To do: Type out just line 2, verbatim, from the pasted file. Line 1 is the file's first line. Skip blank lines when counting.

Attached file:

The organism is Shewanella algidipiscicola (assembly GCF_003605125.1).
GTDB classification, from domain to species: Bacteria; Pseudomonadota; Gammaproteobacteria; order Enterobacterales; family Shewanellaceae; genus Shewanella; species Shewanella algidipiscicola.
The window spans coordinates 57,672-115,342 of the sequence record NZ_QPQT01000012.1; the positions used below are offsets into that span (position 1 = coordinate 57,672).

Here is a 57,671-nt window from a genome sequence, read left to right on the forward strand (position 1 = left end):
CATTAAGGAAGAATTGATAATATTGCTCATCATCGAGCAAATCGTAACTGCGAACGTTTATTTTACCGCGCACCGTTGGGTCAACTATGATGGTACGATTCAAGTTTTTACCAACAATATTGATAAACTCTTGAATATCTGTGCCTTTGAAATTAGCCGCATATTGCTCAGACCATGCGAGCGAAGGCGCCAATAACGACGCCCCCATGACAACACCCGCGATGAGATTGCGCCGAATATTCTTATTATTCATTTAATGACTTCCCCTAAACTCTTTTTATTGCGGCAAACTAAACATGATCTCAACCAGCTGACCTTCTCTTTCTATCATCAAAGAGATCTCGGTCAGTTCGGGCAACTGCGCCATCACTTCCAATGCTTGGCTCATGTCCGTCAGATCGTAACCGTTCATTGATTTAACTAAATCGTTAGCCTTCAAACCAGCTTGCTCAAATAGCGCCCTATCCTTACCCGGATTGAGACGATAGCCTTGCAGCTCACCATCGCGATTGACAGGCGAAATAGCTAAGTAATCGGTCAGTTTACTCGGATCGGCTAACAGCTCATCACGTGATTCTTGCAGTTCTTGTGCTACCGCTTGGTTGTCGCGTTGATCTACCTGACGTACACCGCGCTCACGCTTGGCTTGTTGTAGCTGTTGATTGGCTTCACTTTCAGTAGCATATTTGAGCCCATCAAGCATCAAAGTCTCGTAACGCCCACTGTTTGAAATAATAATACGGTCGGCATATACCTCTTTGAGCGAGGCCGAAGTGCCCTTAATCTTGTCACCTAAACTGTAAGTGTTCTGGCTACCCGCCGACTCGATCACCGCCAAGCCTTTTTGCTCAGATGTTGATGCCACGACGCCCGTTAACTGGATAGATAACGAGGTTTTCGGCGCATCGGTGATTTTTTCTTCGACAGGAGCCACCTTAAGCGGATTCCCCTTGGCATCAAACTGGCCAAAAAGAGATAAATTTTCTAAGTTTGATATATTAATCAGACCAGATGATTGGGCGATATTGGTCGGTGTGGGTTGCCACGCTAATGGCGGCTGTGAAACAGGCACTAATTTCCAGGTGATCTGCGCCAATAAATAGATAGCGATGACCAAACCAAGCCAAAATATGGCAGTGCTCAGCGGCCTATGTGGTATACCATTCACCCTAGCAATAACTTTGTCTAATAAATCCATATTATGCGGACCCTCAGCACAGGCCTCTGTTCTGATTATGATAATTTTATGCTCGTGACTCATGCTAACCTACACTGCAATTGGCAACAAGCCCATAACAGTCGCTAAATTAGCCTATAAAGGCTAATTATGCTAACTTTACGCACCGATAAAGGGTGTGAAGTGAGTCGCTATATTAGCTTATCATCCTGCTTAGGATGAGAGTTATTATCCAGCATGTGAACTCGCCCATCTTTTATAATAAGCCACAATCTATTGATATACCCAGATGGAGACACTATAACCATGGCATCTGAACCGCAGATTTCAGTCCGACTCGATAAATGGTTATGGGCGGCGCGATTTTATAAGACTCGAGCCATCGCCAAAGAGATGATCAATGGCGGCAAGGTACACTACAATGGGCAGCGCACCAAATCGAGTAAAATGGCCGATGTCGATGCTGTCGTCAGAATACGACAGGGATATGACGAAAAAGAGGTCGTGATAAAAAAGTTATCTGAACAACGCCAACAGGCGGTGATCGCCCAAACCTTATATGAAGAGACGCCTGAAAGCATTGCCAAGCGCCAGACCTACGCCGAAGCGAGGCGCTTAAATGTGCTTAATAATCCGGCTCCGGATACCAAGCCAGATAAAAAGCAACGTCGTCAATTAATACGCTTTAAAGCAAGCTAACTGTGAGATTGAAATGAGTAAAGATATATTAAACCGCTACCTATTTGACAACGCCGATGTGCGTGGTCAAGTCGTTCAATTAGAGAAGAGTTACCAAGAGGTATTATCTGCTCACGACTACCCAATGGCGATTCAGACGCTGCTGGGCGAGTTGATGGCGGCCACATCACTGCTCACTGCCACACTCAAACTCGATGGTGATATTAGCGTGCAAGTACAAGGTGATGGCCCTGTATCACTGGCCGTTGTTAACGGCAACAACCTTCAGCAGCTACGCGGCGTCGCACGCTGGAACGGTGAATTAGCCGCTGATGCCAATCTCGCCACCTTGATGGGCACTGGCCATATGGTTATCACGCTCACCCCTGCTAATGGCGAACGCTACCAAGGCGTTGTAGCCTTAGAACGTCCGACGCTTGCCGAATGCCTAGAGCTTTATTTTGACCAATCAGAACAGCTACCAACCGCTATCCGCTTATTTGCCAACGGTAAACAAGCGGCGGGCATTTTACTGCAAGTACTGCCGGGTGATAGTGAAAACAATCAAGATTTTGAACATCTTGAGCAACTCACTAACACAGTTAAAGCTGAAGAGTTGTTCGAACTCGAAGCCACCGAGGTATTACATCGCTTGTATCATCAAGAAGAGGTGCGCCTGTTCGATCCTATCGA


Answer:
GTDB classification, from domain to species: Bacteria; Pseudomonadota; Gammaproteobacteria; order Enterobacterales; family Shewanellaceae; genus Shewanella; species Shewanella algidipiscicola.